On September 14, 1983, plaintiff filed his first amended complaint, abandoning his prayer for an accounting and proceeding strictly on the legal theories of breach of contract and fraud. On November 21, 1983, the trial court granted defendants' motion to dismiss the complaint and granted plaintiff leave to replead. On February 2, 1984, the trial court granted defendants' motion to dismiss plaintiff's second amended complaint and again granted plaintiff leave to replead. Plaintiff filed his third amended complaint on March 1, 1984, in which he added Gifford as a defendant in his individual capacity; he also added alternative counts under the theories of negligent misrepresentation and breach of fiduciary duty against all defendants. On March 13, 1984, defendants filed a motion seeking summary judgment in their suit against plaintiff. Plaintiff also filed, on March 30, a motion to compel Gifford to answer the complaint.
On May 7, 1984, the trial court granted defendants' motion to dismiss plaintiff's third amended complaint. The court, from the bench, agreed with defendants that plaintiff was bound to the partnership agreement and, thus, failed to state a cause of action in his complaint. In dismissing the complaint, the court also noted that it did not grant plaintiff leave to add Gifford as a defendant to the action in his individual capacity. The court further ruled that its order rendered moot plaintiff's motion to compel Gifford to answer and denied defendants' motion for summary judgment due to the existence of questions of fact. The court expressly found that no just reason existed to delay the enforcement or appeal of its order. Plaintiff appeals.
• 2, 3 The purpose of pleadings is to present, define and narrow the issues and limit the proof needed at trial. Pleadings are not intended to erect barriers to a trial on the merits but, instead, to remove them and facilitate trial. The object of pleadings is to produce an issue asserted by one side and denied by the other, so that a trial may determine the actual truth. (People ex rel. Fahner v. Carriage Way West, Inc. (1981), 88 Ill.2d 300, 307-08, 430 N.E.2d 1005, 1008.) Courts should liberally construe pleadings and a motion to dismiss admits all facts well pleaded. In considering a motion to dismiss, however, courts are to construe pleadings strictly against the pleader. The purpose of attacking defects in pleadings is to point out the defects so that the complainant will have an opportunity to cure them before trial. The granting of a motion to strike and dismiss is within the sound discretion of the trial court. Harvey v. Mackay (1982), 109 Ill. App.3d 582, 586, 440 N.E.2d 1022, 1025.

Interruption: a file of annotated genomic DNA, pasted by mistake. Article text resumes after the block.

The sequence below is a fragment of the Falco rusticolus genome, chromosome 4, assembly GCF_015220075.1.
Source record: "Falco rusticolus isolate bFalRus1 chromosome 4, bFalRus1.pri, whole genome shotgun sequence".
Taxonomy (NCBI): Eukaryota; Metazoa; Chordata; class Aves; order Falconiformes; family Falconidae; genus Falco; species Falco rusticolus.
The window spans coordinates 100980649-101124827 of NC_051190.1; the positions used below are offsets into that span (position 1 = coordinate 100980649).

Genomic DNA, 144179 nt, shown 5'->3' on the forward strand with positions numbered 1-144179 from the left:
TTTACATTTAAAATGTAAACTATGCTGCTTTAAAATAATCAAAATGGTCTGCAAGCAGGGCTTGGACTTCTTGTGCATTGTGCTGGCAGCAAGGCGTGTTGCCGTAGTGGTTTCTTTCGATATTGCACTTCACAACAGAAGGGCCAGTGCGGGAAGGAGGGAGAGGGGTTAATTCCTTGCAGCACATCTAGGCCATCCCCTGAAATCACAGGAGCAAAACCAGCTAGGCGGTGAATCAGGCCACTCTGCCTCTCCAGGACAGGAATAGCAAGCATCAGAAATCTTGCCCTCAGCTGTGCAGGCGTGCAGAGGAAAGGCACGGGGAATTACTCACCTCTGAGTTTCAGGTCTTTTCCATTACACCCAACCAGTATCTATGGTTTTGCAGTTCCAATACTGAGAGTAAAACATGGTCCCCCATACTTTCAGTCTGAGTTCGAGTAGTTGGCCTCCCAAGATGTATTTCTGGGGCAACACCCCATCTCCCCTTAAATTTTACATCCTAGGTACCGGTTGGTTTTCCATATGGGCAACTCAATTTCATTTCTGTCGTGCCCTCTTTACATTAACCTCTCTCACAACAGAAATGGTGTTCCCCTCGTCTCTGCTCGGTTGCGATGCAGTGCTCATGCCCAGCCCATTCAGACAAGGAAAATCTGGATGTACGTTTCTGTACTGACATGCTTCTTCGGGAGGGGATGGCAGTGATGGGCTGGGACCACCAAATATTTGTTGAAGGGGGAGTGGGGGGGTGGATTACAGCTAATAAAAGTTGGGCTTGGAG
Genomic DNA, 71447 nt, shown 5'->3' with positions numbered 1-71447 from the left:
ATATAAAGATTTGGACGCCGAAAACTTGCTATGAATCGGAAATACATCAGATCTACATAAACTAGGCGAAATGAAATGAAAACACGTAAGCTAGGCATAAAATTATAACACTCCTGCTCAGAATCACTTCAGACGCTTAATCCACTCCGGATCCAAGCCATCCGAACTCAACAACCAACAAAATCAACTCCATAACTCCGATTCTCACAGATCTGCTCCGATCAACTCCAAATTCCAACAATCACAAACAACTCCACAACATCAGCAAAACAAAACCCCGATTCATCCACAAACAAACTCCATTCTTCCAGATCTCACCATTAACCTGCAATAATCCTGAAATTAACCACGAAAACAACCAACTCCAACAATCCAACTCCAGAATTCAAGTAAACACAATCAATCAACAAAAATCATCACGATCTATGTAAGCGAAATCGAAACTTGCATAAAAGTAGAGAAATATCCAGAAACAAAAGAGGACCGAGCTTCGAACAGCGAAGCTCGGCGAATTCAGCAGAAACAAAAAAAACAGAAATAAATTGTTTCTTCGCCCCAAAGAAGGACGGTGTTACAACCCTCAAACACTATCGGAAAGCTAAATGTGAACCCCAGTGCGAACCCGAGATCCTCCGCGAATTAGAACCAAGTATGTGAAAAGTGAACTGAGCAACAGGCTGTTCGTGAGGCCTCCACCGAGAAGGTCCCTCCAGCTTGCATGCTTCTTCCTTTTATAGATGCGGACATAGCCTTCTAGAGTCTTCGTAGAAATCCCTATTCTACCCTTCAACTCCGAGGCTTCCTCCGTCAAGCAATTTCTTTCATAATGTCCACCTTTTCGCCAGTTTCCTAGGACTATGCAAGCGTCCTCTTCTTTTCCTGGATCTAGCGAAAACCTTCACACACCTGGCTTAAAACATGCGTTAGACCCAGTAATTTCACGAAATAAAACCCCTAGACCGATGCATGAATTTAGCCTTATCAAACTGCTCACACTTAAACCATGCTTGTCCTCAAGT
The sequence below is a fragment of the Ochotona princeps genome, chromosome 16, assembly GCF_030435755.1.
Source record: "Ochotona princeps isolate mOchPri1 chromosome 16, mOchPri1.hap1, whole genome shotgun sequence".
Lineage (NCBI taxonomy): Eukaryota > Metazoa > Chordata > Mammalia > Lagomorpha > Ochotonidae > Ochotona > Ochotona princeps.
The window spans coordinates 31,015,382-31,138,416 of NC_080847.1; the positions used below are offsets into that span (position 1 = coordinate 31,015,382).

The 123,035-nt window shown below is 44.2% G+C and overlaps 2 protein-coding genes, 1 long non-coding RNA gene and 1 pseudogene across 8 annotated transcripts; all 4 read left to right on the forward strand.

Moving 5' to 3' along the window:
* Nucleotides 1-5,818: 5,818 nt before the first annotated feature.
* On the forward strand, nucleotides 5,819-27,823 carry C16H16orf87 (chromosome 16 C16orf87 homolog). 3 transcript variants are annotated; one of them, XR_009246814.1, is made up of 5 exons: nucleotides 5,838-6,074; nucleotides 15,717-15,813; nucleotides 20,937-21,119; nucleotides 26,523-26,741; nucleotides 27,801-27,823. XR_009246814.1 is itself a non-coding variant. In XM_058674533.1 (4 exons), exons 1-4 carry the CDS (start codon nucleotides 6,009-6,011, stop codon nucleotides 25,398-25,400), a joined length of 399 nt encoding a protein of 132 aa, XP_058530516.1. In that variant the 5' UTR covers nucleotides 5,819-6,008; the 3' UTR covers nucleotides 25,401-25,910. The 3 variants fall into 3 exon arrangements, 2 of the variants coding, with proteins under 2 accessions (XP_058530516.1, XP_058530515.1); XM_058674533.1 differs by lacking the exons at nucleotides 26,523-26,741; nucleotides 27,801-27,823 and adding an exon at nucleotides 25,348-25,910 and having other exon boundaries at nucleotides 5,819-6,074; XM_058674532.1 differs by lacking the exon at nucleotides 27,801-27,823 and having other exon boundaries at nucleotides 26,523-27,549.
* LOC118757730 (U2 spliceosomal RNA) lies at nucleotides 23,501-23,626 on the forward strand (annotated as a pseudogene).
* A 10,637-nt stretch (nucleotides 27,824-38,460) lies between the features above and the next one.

Plaintiff claims that the trial court erred in finding that his third amended complaint was substantially insufficient at law. Explaining this pleading requirement, our supreme court stated as follows:
"To pass muster a complaint must state a cause of action in two ways. First, it must be legally sufficient; it must set forth a legally recognized claim as its avenue of recovery. When it fails to do this, there is no recourse at law for the injury alleged, and the complaint must be dismissed. [Citations.] Second and unlike Federal practice, the complaint must be factually sufficient; it must plead facts which bring the claim within the legally recognized cause of action alleged. If it does not, the complaint ...